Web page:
The Royal College of Nursing has reported a 91% reduction in EU nurses joining the Nursing and Midwifery Council register since 2016, though this is believed to be partly offset by a rise in non-EU joiners. Given the offset, future staffing levels could be equalised with similarly qualified personnel from either the UK or other countries. This will help to limit the impact on medical inflation, as supply may not reduce severely. However, there will be less free movement and the effects will depend on the future immigration system, both within Europe and internationally. For example, salary thresholds and increased costs from immigration processes may be a factor to consider, as higher spend on recruitment will need to be reflected in the cost of services.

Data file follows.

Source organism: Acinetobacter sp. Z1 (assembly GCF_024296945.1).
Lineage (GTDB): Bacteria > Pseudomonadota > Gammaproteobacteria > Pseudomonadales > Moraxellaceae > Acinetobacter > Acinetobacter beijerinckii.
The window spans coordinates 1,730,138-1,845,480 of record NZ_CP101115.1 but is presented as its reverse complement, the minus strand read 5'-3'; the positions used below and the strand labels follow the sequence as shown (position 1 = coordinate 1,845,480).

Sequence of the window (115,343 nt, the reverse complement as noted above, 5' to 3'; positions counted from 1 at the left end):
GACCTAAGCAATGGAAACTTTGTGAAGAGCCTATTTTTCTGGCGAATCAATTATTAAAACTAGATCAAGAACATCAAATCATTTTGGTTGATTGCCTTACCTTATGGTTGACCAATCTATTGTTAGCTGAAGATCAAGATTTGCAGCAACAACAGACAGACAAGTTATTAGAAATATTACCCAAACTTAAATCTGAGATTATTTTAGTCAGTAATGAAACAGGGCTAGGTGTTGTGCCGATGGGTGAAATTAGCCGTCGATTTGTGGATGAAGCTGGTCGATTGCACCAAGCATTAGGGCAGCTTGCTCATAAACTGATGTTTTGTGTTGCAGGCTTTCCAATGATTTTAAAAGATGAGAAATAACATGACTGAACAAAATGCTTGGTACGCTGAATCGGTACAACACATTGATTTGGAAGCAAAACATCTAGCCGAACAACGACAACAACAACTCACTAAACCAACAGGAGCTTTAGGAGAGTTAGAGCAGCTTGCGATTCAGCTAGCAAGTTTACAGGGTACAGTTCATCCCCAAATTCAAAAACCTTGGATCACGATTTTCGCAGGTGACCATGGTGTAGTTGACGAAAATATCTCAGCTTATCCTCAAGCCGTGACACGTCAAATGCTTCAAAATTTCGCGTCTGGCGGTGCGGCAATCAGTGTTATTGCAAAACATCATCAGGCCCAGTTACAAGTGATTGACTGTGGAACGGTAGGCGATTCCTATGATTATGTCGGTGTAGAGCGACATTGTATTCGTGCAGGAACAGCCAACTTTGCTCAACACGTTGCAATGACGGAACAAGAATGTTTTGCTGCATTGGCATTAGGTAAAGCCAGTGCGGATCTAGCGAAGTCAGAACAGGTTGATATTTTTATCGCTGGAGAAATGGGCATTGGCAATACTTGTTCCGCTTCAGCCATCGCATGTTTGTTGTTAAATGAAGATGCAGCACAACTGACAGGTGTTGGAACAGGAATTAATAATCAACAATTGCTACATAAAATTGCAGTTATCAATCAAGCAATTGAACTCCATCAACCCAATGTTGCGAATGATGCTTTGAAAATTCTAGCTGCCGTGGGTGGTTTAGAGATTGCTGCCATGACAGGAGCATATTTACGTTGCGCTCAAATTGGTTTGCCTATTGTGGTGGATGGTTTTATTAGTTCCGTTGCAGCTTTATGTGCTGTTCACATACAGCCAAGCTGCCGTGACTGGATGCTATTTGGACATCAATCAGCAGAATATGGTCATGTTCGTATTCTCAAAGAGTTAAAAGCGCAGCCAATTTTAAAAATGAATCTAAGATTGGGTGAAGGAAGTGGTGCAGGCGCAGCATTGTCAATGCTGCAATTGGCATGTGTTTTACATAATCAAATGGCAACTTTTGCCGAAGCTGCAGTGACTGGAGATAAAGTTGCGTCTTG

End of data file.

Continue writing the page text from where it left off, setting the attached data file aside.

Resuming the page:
Increased cost of drugs
Pharmaceutical companies also face uncertainties. The European Medicines Agency (EMA), the Europe-wide medicinal products watchdog, moved from London to Amsterdam in January this year. This move may indicate a future need for companies to duplicate product testing which may be associated with additional regulatory requirements. The overall impact of this will depend on how integrated the UK and the EU remain within this industry. If the UK decides to create its own version of the EMA, there may be further costs associated with this initially, though future requirements may be curbed based on the structure and regulatory requirements.